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AWADmail Issue 652A Weekly Compendium of Feedback on the Words in A.Word.A.Day and Tidbits about Words and Language
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From: Anu Garg (words at wordsmith.org)
From: Lawrence N Crumb (lcrumb uoregon.edu)
There is supposed to be a church in England with a plaque in honor of a former vicar “who preached in this church for forty years without enthusiasm” (i.e., fanaticism). A search on Google reveals a reference to a similar plaque in Westminster Abbey. There had been so much “enthusiasm” during the Commonwealth that most English were glad to have an absence of it.
Lawrence Crumb, Eugene, Oregon
From: John Stinson (olmiller auracom.com)
Saw this word today AFTER having spotted in my latest issue of Maclean’s a feature on the celebrations being held this year to commemorate the 1000th anniversary of this treatise on Optics. Seven Volumes, no less!
What are, he muses, the optics of THAT?
John Stinson, Margaree Forks, Canada
From: Martin Johnson King (via website comments)
In Britain, optics would commonly be dispensers for single shots of liquor, fastened in a row to the edge of a shelf behind a bar. An inverted bottle of gin, whisky, or the like would be inserted in each optic. The clear glass measuring element of an optic allows the suspicious customer to check that the bar owner has not introduced a small coin or similar object to prevent pouring of the full amount claimed to be on offer. (photos)
Martin Johnson King, Melbourne, Australia
From: Alex McCrae (ajmccrae277 gmail.com)
As a thirty-five-year-plus resident of Los Angeles, today’s word epicenter, (its seismic related meaning) has major resonance, having experienced multiple quakes and sundry temblors over the years. The historic Jan 17, 1994, 6.7-magnitude Northridge quake was the most violent, destructive and memorable for yours truly, as my girlfriend and I were situated a mere two miles from the very epicenter of the slip-fault event located near the junction of Parthenia and Reseda Bvlds, in the community of Reseda.... several miles, straight down, mind you.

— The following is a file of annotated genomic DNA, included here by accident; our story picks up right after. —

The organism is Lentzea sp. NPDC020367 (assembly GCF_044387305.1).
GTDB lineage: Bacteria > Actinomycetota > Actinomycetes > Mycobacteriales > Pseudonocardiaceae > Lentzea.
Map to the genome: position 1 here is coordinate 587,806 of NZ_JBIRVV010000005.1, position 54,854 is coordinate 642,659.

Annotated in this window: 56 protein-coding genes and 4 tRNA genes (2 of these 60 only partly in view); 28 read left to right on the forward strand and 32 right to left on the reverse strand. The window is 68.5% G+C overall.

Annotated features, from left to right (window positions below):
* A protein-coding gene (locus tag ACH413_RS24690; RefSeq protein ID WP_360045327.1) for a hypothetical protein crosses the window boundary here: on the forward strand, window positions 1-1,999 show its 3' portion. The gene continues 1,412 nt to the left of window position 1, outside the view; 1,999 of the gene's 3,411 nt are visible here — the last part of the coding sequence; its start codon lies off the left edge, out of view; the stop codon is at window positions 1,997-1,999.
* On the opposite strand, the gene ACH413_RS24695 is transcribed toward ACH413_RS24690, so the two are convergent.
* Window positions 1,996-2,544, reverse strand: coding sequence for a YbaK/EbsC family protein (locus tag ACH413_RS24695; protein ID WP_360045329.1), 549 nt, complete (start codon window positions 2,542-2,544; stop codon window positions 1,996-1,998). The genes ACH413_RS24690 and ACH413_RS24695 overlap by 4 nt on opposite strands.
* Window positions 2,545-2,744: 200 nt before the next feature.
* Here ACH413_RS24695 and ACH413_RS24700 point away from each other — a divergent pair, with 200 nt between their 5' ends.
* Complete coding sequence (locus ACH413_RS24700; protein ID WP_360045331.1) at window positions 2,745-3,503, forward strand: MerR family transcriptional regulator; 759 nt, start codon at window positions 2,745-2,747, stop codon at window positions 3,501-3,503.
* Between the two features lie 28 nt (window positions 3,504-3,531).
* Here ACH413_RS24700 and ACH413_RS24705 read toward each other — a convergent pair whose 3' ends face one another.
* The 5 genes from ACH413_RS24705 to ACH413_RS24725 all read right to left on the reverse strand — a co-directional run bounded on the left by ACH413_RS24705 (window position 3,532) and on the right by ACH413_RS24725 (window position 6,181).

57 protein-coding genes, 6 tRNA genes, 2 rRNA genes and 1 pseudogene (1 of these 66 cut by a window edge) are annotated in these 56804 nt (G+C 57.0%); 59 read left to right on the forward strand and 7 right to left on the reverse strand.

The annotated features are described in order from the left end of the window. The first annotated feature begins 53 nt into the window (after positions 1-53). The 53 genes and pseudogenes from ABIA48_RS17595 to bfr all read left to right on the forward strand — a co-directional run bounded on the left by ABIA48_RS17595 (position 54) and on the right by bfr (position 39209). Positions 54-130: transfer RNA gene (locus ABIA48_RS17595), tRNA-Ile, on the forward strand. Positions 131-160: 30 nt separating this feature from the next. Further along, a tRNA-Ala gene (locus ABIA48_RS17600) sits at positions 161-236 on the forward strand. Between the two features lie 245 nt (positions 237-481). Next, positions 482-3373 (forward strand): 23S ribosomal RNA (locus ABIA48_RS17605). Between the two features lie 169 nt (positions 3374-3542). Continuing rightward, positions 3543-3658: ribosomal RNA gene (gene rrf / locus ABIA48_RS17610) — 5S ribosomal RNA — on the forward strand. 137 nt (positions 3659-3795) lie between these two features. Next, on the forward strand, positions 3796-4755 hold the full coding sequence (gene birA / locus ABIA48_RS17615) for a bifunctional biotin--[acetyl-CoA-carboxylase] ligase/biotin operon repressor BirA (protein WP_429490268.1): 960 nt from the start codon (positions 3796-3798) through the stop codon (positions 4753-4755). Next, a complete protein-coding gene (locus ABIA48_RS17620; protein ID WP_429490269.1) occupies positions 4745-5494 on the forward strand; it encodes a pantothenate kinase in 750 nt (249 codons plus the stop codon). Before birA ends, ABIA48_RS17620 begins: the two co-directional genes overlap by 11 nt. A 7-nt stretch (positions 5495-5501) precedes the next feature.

You could say for some obsessive, quake-fearing native Southern Californians, the imminent possibility of “The BIG ONE” is at the epicenter of their waking thoughts; yet for most others, a mere fleeting, periodic reflection, as life-on-the-edge-of-the-fault-line plays out in the Southland.
Alex McCrae, Van Nuys, California
From: Al Padilla (glands optonline.net)
One extraordinarily common word is “acute”. In medicine, it’s the opposite of chronic, whereas in common English it’s usually used as the opposite of mild. This can be used as a shibboleth for physicians in Congress. When Bill Frist said “this chronic problem has become acute” (something absolutely impossible in medicine, barring reverse time travel), we knew he had gone to the Dark Side.
Al Padilla, Armonk, New York
From: SarahRose Werner (swerner nbnet.nb.ca)
It’s been some decades since my last quantum chemistry course. As I recall, atoms cannot absorb photons on a continuous range of energies. Rather, they absorb those photons whose energy levels correspond to the precise amount of energy needed to bring about a shift in the arrangement of the electrons in the atom from one configuration to another.
There are no halfway points between configurations. The electrons are either in one configuration or the other. Thus, quantum changes are indeed small but they’re also significant.
SarahRose Werner, Saint John, Canada
From: Richard Chamberlin (kingart cox.net)
Subject: Science words
The most problematic word of all, though, is “significant”. To the public it usually means something that is major, consequential, or important, as in the report years ago that oral contraceptives were found to pose a “significant increase in the risk of pulmonary embolism”. In the newspapers it was reported as doubling the risk, which seemed huge (VERY significant), and which in turn scared many women, so much that they stopped taking the pill.
In science, “significant” actually means almost the opposite, generally expressed as “statistically significant” and meaning that a result is distinguishable at a chosen level of confidence, say 95%, from baseline noise; in other words a significant difference in science often means one that is just barely detectable, and often only with a sophisticated statistical analysis. In the example I gave above, the statistically significant increase in risk reported for women on the pill to develop pulmonary embolism was from 1 in 100,000 to 2 in a 100,000, which indeed represents a doubling of the normal risk as reported in the press. BUT, while doubling a tiny risk to a just slightly less tiny risk may be statistically significant, it is not really significant as normally understood by the public.